Writing Journal – Part 2 of 3

Part 2: Character – with a review of Searching for the Secret River by Kate Grenville, published July 2007, Canongate Books; and Conspiracy by SJ Parris, published Jan 2017, Harper.

Our seminar on character throws up some interesting points. The protagonist in a book is the main character. However, will my protagonist also be the narrator of the story? By telling the story in 1st person voice –‘I did this or that’, my protagonist is also my narrator. By telling it in 3rd person –‘she did this or that’, my narrator becomes another character. Is the narrator the author or a separate person?

How do I decide which person voice to use for my great grandma Tatiana? Will I narrate her story or will she tell it herself? And in the telling, is she looking back on it, so narrating in the past, or narrating from the time and, therefore, using present tense?

The advice is to play with it. I need to write my character from all aspects –voices and tenses –to see what works. Meredith, my esteemed novel tutor, suggests writing several thousand words for each main character in the book, from their perspective, to build a sense of who they really are.

We play a game of interviewing each other’s characters in class. What phrases do they use? What do they like to eat when they’re ill? Are they claustrophobic? The more obscure the question, the more we can delve into how well we know our characters.

I read Kate Grenville’s excellent book on how she wrote The Secret River, her prize-winning novel about William Thornhill, a convict sent to Australia in 1805. Her take on writing is inspiring. Her advice of ‘don’t wait for the mood to write’ and ‘create slivers of time to create slivers of writing’ is very helpful to me. As a mum of four school age kids finding the time to write seems an almost impossible task. She gives suggestions such as writing while waiting in the car to pick kids up from an activity.

What I like most is the way she achieves a felt sense of character. She started with her great-great grandfather Solomon Wiseman as her protagonist. She came to London, walked the streets he lived on, and went to the docks where he worked. She made a slush lamp to read by, ate the food of the time, and even learnt to make fire as he would have. She tried out many different voices for his story and ultimately she killed him off! She recognised that by wanting to keep to the facts of who he really was she was being hampered in telling the story that wanted to be told. So, she got rid of Solomon and turned him into the fictional William.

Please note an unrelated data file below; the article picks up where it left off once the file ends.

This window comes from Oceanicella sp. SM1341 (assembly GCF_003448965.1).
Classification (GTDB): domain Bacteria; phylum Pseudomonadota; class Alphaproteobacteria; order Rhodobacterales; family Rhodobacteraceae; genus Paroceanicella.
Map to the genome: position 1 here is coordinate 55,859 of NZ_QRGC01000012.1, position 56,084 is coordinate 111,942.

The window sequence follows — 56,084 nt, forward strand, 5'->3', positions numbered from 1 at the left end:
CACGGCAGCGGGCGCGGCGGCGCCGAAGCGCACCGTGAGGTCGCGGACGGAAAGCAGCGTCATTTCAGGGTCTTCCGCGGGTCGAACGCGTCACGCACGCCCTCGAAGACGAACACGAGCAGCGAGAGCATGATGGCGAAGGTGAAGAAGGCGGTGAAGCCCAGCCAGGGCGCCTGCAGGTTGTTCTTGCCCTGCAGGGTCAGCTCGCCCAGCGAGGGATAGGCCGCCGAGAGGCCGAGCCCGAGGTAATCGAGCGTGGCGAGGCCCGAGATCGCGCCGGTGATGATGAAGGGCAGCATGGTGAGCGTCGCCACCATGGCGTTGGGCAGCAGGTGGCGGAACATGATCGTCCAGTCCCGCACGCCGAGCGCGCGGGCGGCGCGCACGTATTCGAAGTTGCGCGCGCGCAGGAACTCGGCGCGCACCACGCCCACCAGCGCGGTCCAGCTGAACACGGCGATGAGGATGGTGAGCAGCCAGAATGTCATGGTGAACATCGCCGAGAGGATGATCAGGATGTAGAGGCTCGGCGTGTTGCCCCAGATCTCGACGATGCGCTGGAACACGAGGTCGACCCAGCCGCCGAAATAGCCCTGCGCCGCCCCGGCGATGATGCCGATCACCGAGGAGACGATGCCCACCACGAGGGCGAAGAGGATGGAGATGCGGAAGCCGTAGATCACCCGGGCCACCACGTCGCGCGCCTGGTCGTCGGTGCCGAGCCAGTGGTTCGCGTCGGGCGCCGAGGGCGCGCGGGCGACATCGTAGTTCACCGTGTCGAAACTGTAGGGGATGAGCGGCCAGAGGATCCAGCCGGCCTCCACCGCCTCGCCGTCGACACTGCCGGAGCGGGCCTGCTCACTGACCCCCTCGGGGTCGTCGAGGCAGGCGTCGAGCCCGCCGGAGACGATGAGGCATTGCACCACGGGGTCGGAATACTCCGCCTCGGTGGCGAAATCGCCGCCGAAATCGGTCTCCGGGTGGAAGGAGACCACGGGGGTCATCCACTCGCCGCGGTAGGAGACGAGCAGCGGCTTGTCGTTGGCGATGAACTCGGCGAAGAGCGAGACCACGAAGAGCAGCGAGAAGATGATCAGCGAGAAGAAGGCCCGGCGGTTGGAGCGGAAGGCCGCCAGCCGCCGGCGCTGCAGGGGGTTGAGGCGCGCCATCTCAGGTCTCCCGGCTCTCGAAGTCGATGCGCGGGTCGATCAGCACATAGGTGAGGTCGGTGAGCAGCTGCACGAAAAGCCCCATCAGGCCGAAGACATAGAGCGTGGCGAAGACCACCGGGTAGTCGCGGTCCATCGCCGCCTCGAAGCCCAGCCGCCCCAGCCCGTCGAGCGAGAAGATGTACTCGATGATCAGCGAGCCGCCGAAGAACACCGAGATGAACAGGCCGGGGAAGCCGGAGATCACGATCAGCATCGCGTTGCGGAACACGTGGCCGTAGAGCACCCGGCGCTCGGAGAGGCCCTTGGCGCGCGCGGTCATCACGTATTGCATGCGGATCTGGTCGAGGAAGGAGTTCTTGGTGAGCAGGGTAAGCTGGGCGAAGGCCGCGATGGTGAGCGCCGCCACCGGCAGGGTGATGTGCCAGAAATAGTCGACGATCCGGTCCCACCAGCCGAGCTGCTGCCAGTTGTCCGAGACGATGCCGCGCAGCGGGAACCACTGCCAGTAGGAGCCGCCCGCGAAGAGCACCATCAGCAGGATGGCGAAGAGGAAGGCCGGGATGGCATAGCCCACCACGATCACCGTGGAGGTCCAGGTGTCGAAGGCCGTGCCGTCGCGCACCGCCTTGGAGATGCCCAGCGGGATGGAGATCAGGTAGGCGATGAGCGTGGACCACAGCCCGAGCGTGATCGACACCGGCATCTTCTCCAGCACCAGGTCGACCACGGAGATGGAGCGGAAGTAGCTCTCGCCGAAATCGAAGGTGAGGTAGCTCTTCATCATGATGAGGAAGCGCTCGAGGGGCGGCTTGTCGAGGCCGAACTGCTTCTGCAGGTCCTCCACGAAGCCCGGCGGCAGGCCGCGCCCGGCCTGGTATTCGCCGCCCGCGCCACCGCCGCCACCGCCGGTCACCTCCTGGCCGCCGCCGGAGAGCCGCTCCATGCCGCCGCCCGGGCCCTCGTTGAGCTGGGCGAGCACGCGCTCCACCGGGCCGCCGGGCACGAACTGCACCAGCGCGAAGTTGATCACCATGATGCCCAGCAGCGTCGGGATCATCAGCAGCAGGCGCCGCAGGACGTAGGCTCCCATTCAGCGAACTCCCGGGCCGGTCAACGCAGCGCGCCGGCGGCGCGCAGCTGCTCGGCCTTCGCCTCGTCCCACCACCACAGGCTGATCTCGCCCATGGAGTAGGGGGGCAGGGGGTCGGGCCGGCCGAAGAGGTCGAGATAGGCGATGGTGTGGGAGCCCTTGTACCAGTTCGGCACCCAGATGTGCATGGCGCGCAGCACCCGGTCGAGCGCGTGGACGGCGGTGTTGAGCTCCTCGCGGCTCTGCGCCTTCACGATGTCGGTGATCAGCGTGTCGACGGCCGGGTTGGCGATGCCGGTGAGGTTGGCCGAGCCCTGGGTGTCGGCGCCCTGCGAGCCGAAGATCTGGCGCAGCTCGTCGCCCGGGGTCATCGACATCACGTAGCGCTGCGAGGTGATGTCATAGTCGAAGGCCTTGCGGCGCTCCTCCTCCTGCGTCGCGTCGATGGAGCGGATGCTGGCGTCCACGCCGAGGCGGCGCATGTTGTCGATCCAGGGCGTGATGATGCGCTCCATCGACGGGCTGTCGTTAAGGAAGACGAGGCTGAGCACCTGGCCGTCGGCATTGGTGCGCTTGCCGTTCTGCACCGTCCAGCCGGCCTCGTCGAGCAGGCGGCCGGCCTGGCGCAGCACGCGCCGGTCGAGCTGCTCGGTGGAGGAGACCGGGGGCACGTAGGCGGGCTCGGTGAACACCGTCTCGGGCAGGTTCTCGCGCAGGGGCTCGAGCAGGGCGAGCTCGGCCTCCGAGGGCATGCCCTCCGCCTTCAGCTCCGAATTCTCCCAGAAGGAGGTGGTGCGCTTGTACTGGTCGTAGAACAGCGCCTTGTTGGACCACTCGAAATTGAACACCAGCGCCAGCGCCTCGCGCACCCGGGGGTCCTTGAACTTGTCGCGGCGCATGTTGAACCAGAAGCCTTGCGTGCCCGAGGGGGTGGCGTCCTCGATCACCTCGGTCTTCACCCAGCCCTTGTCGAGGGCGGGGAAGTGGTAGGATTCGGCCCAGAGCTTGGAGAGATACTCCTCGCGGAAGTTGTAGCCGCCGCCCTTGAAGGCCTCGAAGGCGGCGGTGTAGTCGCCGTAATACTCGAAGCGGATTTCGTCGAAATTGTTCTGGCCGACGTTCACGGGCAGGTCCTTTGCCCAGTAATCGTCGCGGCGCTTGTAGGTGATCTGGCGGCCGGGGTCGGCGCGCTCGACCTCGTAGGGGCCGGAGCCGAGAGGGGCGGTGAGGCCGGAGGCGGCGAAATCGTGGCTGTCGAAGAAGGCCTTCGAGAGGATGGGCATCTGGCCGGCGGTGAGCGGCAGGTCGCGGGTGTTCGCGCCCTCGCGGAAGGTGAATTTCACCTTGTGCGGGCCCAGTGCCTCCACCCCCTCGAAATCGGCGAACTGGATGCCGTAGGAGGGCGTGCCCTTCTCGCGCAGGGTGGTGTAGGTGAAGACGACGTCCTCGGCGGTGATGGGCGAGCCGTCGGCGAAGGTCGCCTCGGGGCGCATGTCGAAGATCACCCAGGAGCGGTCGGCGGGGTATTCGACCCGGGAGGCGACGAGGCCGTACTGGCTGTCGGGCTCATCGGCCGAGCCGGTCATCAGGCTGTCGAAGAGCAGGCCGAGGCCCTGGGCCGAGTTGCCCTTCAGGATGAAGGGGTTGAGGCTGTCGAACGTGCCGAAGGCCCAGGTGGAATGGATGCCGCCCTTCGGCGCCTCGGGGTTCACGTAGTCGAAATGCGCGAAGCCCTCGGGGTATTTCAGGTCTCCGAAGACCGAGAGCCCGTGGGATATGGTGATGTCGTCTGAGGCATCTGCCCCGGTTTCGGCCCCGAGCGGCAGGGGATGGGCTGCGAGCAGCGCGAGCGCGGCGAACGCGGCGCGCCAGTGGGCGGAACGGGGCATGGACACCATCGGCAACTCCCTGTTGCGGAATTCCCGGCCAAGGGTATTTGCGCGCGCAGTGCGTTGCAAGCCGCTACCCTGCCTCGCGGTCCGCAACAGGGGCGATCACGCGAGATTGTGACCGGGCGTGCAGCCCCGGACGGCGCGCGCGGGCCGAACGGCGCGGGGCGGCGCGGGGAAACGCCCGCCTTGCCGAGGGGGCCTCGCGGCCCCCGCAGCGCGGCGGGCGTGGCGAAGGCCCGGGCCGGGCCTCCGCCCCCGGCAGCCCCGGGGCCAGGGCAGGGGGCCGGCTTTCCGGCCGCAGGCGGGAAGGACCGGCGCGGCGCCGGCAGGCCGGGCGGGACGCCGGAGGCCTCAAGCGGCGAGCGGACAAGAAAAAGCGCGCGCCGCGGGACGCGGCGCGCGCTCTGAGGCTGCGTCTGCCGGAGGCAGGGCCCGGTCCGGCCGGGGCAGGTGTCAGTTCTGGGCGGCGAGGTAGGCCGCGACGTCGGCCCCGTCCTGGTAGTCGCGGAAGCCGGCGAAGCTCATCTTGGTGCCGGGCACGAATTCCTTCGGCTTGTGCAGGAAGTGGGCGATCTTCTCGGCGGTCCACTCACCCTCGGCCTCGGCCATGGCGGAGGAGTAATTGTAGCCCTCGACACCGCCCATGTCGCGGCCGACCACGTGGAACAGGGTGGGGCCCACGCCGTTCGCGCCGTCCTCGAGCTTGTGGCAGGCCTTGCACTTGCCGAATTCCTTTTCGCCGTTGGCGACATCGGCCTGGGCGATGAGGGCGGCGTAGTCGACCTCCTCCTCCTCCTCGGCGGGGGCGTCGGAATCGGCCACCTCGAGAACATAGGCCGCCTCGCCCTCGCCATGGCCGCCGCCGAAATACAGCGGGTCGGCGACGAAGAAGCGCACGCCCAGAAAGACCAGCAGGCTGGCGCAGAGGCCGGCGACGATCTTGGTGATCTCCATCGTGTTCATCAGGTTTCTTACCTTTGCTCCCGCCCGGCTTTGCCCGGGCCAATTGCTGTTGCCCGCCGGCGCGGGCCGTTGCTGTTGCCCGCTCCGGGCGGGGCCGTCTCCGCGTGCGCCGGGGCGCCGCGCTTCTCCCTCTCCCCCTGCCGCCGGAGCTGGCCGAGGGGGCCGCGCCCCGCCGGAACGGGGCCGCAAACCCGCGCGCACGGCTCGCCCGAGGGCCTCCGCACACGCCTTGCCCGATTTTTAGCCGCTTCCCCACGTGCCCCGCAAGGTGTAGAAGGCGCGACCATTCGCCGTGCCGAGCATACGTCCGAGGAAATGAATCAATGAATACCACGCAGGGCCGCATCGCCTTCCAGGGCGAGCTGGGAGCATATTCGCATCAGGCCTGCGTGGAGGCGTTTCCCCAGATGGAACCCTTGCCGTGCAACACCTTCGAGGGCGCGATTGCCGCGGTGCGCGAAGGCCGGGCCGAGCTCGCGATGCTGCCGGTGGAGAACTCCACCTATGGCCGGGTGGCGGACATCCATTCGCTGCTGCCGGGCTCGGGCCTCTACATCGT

I wonder nervously if this will happen to me. By constraining myself to write about a real person, and someone from my family, will my hands be tied and the story stilted?

SJ Parris seems not to have suffered from this fate in the gripping novel about Giordano Bruno. This is her fifth novel about the Tudor heretic who was a real person. I picked this book up as the first sentence, set in a confessional, got me asking questions and wanting to know more. We follow Bruno as he has to hunt a killer in Paris in 1585. Henry III is his friend but allegiances are shifting as the Catholic League plots to threaten the royal houses of both France and England.

The book is narrated in 1st person –we are with Bruno and I felt like I was following closely behind him as he tried to work out the twists and turns of the plot. The author, Stephanie, creates a strong sense of character and cleverly introduces new characters at different points. This stops the book becoming confusing and enables each new character to be richly drawn. I got a strong sense of historical atmosphere with her writing. “Frost crunched under my boots in the ruts left by carts.” She refers to historical events in a way as if the reader is of the time and already knows about them. I’d like to emulate this style for my novel.

When asked whether she see’s anything of herself in the Bruno character she’s created, Stephanie replied “the answer is yes, of course – that’s what attracted me to him, on some unconscious level. It becomes clearer as you flesh out a historical character – I think it’s unavoidable that you imbue with parts of yourself.”

To conclude on character: I need to really get to know mine, to free myself from sticking purely to facts, to fill in the gaps that are missing and to write, write and write some more!


My great grandma Tatiana Jurczenko, aged approximately 16-17yrs. Taken in 1917-18, Kharkiv, Ukraine.

Part 3 will look at structure…



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